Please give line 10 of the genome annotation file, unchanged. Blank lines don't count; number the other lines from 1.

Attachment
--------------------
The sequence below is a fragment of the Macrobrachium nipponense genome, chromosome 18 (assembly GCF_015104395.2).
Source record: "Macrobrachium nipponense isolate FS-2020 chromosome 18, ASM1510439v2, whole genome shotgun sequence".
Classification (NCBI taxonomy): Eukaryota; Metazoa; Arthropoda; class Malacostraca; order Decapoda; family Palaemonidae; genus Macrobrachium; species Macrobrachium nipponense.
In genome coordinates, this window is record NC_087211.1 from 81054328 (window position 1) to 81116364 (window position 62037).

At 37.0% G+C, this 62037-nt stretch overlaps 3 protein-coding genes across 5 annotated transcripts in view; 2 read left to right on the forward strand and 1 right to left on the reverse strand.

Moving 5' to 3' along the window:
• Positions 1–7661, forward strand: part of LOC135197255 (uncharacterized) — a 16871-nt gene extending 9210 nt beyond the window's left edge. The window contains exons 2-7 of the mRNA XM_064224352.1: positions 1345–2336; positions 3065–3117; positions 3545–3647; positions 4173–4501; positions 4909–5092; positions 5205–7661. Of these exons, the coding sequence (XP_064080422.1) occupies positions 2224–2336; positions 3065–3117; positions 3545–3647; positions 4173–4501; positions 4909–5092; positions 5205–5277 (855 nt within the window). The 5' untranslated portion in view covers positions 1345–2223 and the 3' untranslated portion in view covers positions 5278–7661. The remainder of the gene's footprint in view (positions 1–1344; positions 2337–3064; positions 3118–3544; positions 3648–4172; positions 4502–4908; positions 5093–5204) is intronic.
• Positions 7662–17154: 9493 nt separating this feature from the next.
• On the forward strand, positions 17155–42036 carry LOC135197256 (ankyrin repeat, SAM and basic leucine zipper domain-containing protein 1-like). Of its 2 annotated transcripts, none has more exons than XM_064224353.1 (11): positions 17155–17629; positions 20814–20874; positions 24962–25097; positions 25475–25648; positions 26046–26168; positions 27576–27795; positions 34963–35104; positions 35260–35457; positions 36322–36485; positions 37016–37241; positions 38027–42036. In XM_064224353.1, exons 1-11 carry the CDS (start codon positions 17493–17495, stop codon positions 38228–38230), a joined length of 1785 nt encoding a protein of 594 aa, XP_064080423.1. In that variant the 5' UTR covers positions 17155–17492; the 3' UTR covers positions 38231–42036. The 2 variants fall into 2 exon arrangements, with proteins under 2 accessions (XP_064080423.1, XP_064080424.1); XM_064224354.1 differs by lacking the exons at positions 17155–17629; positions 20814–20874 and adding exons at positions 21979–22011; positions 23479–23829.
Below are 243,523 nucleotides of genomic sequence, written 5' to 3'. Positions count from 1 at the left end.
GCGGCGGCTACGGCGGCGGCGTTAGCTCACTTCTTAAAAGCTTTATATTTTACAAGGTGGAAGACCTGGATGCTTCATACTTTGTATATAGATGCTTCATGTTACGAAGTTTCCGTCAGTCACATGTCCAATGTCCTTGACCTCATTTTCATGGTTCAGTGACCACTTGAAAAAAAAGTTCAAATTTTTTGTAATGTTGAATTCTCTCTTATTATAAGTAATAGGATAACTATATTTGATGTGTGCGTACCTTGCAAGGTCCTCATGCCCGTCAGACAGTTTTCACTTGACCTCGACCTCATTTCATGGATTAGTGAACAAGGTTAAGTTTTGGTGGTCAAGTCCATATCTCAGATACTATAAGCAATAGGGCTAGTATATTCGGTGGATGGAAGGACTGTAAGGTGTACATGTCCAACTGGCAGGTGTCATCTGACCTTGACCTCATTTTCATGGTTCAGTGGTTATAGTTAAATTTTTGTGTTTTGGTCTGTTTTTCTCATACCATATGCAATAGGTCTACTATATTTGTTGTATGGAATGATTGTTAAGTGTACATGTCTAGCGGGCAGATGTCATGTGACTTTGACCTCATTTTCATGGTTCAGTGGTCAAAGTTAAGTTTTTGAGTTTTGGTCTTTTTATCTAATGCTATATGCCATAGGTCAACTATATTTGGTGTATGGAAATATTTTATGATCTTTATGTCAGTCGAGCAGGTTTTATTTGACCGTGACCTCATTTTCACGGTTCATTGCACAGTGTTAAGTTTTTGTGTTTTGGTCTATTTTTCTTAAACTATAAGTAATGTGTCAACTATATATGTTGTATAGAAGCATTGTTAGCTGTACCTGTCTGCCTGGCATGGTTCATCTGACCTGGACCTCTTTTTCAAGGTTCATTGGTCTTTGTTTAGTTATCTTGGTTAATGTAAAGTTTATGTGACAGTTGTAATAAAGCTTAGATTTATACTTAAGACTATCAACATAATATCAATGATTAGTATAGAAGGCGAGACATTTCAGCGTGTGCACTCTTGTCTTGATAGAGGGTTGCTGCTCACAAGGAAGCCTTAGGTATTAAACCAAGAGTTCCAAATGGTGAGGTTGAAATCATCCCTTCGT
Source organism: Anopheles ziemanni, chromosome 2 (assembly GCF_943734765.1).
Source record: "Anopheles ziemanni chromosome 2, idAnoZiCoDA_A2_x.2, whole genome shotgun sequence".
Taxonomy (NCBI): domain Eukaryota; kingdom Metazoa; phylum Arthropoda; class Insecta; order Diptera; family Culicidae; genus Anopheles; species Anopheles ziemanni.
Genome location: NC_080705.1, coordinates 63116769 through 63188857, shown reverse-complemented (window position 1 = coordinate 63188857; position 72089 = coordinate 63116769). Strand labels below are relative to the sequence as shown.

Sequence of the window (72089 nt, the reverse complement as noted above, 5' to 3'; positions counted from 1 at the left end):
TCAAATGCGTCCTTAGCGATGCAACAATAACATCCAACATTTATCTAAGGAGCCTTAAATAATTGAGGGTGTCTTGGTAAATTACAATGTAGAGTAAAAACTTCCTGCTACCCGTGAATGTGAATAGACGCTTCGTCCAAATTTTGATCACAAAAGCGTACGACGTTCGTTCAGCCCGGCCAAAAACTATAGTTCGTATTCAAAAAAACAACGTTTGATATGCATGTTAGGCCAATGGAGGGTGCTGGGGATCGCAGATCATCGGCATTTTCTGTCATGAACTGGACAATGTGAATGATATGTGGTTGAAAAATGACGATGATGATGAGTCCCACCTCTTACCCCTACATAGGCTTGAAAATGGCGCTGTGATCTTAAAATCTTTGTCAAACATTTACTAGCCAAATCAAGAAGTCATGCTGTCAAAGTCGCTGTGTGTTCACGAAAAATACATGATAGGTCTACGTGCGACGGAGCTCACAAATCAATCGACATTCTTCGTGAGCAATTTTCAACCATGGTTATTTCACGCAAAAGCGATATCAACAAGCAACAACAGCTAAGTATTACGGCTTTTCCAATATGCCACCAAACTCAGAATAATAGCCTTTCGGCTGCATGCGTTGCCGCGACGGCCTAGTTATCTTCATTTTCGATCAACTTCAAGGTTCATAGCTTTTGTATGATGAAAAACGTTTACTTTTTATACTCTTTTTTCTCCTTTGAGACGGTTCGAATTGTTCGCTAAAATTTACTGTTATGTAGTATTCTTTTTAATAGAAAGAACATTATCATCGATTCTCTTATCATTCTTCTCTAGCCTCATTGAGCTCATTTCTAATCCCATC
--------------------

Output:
Below are 243,523 nucleotides of genomic sequence, written 5' to 3'. Positions count from 1 at the left end.